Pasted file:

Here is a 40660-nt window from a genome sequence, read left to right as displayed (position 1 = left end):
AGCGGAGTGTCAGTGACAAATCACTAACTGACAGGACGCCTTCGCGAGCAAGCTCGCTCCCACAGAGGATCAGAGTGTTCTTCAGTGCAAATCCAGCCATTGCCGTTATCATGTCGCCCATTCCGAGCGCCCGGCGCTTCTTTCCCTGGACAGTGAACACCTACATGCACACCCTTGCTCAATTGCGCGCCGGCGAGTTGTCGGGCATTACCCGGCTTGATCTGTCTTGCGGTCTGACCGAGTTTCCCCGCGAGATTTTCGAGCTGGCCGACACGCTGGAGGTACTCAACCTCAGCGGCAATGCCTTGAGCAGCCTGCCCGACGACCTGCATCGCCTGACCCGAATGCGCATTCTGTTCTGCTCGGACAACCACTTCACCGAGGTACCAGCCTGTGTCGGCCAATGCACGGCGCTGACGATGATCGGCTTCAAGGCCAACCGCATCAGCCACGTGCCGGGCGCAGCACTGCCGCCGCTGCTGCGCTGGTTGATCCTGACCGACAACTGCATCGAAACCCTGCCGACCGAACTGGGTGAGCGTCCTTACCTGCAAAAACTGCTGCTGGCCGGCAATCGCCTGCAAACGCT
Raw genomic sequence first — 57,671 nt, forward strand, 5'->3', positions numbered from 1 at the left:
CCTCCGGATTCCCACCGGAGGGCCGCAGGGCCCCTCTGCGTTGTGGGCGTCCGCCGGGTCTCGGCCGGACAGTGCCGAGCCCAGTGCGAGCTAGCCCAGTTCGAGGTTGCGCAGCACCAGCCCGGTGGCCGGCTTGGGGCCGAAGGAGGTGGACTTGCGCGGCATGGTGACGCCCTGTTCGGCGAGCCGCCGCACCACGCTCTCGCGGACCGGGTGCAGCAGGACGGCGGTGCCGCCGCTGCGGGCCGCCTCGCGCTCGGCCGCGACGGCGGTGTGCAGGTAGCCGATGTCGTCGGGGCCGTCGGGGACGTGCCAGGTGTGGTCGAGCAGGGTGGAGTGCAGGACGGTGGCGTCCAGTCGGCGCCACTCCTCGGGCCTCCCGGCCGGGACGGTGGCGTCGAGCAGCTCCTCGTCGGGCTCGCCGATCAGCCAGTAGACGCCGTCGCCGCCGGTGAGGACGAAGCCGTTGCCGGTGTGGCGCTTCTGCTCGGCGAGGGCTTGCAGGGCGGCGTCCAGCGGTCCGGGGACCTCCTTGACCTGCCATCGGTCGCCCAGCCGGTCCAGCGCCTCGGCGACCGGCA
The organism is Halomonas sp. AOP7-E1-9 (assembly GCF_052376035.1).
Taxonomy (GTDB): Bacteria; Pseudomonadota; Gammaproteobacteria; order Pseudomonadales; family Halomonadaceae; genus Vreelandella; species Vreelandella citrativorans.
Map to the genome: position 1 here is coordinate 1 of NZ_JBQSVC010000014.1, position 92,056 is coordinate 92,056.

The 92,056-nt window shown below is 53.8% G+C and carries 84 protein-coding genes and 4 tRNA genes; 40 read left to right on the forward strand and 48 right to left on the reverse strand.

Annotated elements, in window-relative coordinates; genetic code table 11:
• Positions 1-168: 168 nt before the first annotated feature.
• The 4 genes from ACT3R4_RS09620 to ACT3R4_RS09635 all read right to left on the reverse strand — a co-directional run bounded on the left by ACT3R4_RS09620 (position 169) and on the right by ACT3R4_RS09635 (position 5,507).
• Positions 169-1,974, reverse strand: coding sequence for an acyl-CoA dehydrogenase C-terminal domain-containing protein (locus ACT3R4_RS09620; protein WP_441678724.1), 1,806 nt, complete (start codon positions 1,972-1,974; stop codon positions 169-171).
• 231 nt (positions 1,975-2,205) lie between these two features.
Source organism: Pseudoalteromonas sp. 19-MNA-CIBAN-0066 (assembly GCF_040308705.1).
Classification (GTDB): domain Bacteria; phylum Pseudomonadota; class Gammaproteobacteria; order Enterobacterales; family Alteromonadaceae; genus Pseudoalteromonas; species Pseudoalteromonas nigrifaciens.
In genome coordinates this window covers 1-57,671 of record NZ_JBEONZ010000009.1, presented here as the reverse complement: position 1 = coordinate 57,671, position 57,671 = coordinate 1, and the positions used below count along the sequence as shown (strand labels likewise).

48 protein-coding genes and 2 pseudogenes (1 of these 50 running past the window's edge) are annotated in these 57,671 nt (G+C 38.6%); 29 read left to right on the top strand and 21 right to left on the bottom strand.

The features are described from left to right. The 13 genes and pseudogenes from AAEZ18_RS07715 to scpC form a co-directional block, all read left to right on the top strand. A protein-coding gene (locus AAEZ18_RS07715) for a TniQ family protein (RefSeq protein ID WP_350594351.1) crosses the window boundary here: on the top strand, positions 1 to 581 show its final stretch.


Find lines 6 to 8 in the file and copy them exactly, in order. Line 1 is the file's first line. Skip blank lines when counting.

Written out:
Taxonomy (GTDB): Bacteria; Pseudomonadota; Gammaproteobacteria; order Pseudomonadales; family Halomonadaceae; genus Vreelandella; species Vreelandella citrativorans.
Map to the genome: position 1 here is coordinate 1 of NZ_JBQSVC010000014.1, position 92,056 is coordinate 92,056.

The 92,056-nt window shown below is 53.8% G+C and carries 84 protein-coding genes and 4 tRNA genes; 40 read left to right on the forward strand and 48 right to left on the reverse strand.